And even though I am a cynical journalist by trade I have to confess that the fact that someone in Number 10 was tasked with producing a response because of the public input on one issue meant to me as if I had had some democratic input. It felt good.

And, despite the negative aura surrounding this ePetitions issue, its true value has been realised around the country as more and more councils have introduced the same system (check out Bristol’s or Kingston’s).

What has this to do with ICANN?

Paul Twomey (ICANN CEO) asked me a few months ago to try to come up with a system by which approaching issues could be raised or flagged up.

The Internet is a very fast-moving medium and while the current ICANN system of supporting organisations and advisory committees is very useful for co-ordination and arriving at policy decisions, the model isn’t very effective at foreseeing issues and drawing attention to things on the horizon.

As such a system that enables anyone to raise an issue simply and easily – and which can then find the support (or not) or others in the community – could prove enormously useful for ICANN’s future work. I think the ePetitions open-source software is the way to go.

It wouldn’t replace or override any existing systems but what it would do is increase direct interaction with ICANN and provide clear input into the system. Of course, it is inevitable that people will have some fun with it first – lots of petitions dragging up past slights and arguments (my predictions for the top three: At-Large Board elections; US government control; VeriSign and the dotcom contract) – but once that is run through the system, it ought to provide a really useful feedback loop into what is happening with the domain name system. Keep ICANN on the ball.

I have sent an email to the bloke that built the UK government’s ePetitions site (Tom Steinberg) and asked him if he is interested in helping ICANN. We shall see what he says. In the meantime, thoughts and feelings welcome. Is this a good idea? Is ePetitions the right step or is there something you think would work better? Do you have other suggestions for future participation? Please comment below.

The UK government ePetitions site can be found here. The open-source MySociety software used can be seen in all its glory here.


    Domain Name System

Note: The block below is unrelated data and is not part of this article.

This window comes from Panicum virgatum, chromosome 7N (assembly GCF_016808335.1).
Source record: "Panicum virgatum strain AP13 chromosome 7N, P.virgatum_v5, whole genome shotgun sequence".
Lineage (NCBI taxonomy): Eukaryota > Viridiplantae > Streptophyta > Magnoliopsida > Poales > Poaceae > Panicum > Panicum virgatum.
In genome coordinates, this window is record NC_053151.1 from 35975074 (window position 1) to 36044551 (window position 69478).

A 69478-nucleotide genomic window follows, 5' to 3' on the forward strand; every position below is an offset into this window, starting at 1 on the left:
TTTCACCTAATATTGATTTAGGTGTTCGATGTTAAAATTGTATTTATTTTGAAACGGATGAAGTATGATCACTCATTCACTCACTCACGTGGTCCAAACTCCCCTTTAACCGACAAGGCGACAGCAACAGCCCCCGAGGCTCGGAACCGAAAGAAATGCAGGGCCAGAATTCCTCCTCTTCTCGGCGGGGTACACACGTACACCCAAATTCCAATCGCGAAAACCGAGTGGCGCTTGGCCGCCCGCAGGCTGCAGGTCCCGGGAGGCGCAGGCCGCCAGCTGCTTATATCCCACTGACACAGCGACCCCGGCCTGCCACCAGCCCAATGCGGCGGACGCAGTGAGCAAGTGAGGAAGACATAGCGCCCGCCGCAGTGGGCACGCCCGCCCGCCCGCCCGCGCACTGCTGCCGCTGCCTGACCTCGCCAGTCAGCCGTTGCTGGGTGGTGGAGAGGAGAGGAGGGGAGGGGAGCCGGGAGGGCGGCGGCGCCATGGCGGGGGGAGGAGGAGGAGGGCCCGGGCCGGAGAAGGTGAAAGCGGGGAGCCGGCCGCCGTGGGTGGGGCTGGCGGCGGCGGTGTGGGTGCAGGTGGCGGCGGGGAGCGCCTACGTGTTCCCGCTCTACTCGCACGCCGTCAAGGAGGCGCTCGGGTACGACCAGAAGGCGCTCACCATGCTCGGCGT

Internationalized Domain Name ,IDN,"IDNs are domain names that include characters used in the local representation of languages that are not written with the twenty-six letters of the basic Latin alphabet ""a-z"". An IDN can contain Latin letters with diacritical marks, as required by many European languages, or may consist of characters from non-Latin scripts such as Arabic or Chinese. Many languages also use other types of digits than the European ""0-9"". The basic Latin alphabet together with the European-Arabic digits are, for the purpose of domain names, termed ""ASCII characters"" (ASCII = American Standard Code for Information Interchange). These are also included in the broader range of ""Unicode characters"" that provides the basis for IDNs. The ""hostname rule"" requires that all domain names of the type under consideration here are stored in the DNS using only the ASCII characters listed above, with the one further addition of the hyphen ""-"". The Unicode form of an IDN therefore requires special encoding before it is entered into the DNS. The following terminology is used when distinguishing between these forms: A domain name consists of a series of ""labels"" (separated by ""dots""). The ASCII form of an IDN label is termed an ""A-label"". All operations defined in the DNS protocol use A-labels exclusively. The Unicode form, which a user expects to be displayed, is termed a ""U-label"". The difference may be illustrated with the Hindi word for ""test"" — परीका — appearing here as a U-label would (in the Devanagari script). A special form of ""ASCII compatible encoding"" (abbreviated ACE) is applied to this to produce the corresponding A-label: xn--11b5bs1di. A domain name that only includes ASCII letters, digits, and hyphens is termed an ""LDH label"". Although the definitions of A-labels and LDH-labels overlap, a name consisting exclusively of LDH labels, such as"""" is not an IDN."